Debugging CI by ssh-ing into the running container

I want to debug a CI job from inside the server it’s running on.

This is a feature of other CI/CD systems, and I’m having trouble telling whether its supported on gitlab. Basically, I want to run a specific job, then before it finishes, suspend it, and then ssh into the container and “look around.”

This is a private gitlab instance.

I’m looking at the documentation here:

I’ve done all the steps described, the part I’m unsure of is how to target the container. (I’m also not 100% sure that the documentation linked is what I’m trying to do). In short:

  1. Create a new public/private key on my computer
  2. Add the private key as a variable to the project
  3. install the ssh-agent, and use the following commands in the before_script:
    - 'command -v ssh-agent >/dev/null || ( apt-get update -y && apt-get install openssh-client -y )'
    - eval $(ssh-agent -s)
    - echo "$SSH_PRIVATE_KEY" | tr -d '\r' | ssh-add -
    - mkdir -p ~/.ssh
    - chmod 700 ~/.ssh
  1. profit?

Also, aren’t these steps backward?

- echo "$SSH_PRIVATE_KEY" | tr -d '\r' | ssh-add -
    - mkdir -p ~/.ssh
    - chmod 700 ~/.ssh

Should I be doing ssh

Hey there claytron,

The guide you are following may not be doing exactly what you are expecting.

Based on the beginning:

I want to debug a CI job from inside the server it’s running on.

I’m assuming you have created some server that is a registered gitlab-runner as a docker executor, and you want to actually SSH onto that gitlab-runner instance while the CI job is running to look around the job container.

The guide above is an explanation of how to deliver code during a CD step to production servers by SSHing to them.

Just a few thoughts:

  1. I’m not sure how well SSHing from inside a docker container to the host that container is running on will work. If you’ve tried it and it works, that’s good. Although I would think you’d likely end up in an odd loop since you’re trying to look around the current container you’re running in by SSHing and then a docker exec ing into that same container.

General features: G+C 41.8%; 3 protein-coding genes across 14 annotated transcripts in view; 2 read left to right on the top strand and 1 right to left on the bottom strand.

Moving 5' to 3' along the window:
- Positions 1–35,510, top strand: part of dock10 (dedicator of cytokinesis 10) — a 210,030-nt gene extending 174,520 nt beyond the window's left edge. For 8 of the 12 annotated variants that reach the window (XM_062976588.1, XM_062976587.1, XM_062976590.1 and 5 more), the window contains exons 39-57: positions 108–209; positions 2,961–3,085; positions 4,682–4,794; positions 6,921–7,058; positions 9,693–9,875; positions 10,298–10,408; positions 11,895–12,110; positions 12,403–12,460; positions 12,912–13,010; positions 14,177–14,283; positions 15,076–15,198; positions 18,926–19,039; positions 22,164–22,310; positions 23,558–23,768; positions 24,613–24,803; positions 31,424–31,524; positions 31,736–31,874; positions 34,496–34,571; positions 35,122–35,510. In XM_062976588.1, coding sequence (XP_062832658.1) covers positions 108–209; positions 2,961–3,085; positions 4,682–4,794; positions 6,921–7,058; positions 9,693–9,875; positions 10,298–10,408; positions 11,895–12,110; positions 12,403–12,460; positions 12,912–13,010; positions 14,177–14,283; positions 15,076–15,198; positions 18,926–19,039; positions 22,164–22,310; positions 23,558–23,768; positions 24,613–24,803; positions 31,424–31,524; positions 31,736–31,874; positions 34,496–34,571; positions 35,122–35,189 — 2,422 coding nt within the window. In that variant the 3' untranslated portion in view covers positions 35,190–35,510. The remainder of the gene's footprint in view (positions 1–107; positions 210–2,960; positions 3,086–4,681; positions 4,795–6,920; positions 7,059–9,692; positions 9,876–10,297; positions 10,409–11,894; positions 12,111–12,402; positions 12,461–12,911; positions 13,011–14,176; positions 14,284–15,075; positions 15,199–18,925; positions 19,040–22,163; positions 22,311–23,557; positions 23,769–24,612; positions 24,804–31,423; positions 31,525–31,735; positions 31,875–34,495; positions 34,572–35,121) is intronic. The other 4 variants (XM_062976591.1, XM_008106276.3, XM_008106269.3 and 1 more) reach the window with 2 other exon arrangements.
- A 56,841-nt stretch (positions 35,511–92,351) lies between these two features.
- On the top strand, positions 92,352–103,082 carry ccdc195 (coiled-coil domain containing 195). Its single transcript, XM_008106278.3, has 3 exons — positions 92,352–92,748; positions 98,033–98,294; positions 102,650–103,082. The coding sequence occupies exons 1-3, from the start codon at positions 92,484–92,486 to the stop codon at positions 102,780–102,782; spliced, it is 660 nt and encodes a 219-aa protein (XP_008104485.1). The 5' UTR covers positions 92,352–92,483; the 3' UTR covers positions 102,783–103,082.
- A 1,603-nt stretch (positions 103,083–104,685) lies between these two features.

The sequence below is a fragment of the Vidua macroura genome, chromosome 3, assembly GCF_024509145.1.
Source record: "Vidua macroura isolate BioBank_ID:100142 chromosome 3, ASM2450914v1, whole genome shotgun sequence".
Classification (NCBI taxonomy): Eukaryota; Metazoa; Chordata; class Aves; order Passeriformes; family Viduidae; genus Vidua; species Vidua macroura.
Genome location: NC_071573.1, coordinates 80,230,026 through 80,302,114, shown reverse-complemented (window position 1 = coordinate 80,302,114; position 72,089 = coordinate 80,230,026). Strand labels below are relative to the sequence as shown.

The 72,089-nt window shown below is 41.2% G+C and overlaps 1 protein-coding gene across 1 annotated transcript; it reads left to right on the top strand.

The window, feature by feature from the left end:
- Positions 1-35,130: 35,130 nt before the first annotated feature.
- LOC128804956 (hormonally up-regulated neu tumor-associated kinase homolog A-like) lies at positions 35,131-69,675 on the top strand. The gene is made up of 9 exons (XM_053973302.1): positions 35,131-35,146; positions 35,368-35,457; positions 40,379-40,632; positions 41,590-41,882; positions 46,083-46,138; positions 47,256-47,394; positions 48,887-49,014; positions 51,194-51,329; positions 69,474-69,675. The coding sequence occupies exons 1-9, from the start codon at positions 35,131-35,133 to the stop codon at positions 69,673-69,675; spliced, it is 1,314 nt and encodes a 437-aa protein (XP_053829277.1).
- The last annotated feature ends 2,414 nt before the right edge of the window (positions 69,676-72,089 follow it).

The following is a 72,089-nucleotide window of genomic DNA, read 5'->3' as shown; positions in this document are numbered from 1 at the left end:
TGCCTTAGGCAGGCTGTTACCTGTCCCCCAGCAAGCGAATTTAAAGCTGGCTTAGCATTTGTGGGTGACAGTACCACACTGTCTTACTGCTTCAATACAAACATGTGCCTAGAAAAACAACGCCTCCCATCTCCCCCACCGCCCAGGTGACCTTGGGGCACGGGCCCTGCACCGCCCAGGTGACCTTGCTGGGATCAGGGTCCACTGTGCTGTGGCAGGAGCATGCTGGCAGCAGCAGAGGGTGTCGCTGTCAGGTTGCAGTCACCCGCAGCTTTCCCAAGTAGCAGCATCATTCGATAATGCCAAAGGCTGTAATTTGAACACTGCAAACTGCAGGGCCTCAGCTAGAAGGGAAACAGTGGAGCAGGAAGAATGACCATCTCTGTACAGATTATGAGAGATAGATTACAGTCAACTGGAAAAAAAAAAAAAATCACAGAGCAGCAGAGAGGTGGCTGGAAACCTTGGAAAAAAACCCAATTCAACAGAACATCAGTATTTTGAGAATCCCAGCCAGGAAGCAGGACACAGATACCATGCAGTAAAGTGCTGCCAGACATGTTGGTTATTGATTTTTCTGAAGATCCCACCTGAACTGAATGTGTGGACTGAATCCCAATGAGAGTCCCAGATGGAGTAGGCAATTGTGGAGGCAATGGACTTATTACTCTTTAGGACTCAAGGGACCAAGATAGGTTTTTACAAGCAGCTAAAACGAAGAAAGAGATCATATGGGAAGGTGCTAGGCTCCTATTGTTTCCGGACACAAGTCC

2. I believe the order of those commands are correct. I believe you don’t need the ~/.ssh/ directory to exist for ssh agent and you’re not adding an ssh key into a file. That directory I believe is more for the known_hosts file.

To preface all of this, I believe gitlab runner on the docker executor will name containers based off of their project id. We mostly use kubernetes as our runners and I know pods are named as such. That could be something to look for. If not I recommend simply watching a list of running docker containers on your gitlab runner and see what changes when you startup a new build

  1. Manually investigate your containers. In your gitlab-ci.yml, add a sleep 1800 to allow you to ssh into the executor manually and try to find the container and look around

  2. Register a new shell executor on that gitlab runner and run a parallel job (in the same stage) that simply monitors the running docker containers and can exec into the correct pod. This option will require you to investigate how docker containers are named and correctly identify the right container.

Hope this helps some!